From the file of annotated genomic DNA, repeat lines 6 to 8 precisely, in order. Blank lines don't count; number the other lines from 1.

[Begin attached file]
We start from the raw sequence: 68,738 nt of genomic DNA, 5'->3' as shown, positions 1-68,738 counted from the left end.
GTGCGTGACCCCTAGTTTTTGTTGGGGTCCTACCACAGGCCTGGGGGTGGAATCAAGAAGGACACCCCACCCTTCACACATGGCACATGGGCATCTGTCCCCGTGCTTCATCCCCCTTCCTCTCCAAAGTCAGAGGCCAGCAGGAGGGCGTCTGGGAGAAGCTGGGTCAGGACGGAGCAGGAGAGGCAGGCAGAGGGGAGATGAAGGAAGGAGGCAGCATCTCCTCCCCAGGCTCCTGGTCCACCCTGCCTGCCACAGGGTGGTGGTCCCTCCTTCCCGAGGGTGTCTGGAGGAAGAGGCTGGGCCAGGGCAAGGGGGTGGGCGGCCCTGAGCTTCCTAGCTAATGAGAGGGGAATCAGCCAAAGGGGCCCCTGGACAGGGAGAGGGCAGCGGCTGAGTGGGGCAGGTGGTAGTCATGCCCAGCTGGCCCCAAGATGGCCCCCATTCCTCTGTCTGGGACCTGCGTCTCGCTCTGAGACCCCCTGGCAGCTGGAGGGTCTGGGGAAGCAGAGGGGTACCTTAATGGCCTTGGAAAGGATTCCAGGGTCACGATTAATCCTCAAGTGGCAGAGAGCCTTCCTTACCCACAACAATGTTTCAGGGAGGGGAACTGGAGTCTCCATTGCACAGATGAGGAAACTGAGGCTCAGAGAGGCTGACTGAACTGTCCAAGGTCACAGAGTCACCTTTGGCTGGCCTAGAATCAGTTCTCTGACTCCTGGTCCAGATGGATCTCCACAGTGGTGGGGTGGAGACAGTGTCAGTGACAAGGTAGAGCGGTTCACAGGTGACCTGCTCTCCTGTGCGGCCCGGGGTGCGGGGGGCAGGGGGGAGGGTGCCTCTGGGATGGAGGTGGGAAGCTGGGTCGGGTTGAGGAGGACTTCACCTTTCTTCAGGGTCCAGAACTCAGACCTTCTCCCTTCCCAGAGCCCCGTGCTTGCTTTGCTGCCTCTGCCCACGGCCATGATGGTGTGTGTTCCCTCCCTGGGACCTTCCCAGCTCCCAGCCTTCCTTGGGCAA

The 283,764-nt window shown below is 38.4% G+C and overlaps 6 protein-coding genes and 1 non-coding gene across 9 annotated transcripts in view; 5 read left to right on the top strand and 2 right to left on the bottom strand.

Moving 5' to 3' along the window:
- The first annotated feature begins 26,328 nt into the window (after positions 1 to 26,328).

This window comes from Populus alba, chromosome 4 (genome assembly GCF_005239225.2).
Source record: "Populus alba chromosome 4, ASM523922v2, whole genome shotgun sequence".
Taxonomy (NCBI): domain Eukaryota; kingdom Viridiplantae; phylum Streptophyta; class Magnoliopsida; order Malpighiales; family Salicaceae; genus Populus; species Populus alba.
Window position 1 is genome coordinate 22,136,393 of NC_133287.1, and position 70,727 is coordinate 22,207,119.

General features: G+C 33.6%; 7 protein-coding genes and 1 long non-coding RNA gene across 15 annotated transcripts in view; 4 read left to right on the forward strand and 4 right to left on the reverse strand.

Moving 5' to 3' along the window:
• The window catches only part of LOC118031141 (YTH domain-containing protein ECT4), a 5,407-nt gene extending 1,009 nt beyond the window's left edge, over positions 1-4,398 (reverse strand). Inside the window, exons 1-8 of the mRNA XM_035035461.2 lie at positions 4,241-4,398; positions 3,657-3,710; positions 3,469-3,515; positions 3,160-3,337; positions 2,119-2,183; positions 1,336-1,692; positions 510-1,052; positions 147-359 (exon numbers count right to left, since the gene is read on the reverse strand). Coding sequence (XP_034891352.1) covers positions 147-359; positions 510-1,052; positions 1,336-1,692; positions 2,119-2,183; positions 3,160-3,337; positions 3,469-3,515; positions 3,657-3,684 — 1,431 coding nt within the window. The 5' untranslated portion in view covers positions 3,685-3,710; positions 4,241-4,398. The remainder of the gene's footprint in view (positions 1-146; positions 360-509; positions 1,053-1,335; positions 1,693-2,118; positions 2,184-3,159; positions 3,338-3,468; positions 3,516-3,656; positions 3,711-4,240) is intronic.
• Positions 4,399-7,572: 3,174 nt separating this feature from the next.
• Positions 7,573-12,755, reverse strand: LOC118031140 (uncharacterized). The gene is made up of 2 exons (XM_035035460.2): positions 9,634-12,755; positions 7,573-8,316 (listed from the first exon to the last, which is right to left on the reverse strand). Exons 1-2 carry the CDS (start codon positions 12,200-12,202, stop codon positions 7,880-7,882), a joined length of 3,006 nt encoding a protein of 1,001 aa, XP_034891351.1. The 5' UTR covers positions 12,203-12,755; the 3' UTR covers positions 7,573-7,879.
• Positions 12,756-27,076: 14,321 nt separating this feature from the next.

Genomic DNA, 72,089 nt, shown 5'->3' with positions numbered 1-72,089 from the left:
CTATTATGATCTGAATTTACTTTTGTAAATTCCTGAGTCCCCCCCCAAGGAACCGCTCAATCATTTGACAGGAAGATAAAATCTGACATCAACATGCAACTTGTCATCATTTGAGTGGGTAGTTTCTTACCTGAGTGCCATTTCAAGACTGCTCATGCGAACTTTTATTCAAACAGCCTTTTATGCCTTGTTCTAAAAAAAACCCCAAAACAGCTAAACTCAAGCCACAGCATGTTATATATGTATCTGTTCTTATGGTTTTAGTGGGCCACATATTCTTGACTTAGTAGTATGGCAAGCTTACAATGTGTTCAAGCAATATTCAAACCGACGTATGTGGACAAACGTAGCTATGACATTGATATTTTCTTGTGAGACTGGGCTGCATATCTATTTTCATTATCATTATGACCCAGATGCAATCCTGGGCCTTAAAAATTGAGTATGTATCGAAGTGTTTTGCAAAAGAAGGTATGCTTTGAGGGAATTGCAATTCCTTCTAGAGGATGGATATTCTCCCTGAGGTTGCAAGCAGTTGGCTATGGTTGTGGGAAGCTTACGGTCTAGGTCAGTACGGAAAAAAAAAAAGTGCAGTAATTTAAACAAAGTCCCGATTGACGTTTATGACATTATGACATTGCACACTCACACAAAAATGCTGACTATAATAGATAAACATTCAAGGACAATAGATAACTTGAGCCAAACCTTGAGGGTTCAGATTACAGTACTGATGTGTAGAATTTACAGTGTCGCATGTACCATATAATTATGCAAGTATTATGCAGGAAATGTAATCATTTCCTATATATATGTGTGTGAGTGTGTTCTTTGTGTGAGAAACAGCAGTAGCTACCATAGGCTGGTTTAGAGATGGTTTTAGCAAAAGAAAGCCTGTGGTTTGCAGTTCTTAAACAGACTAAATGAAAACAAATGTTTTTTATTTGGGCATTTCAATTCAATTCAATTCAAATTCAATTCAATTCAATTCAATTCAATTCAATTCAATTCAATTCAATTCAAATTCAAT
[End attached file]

This window comes from Populus alba, chromosome 4 (genome assembly GCF_005239225.2).
Source record: "Populus alba chromosome 4, ASM523922v2, whole genome shotgun sequence".
Taxonomy (NCBI): domain Eukaryota; kingdom Viridiplantae; phylum Streptophyta; class Magnoliopsida; order Malpighiales; family Salicaceae; genus Populus; species Populus alba.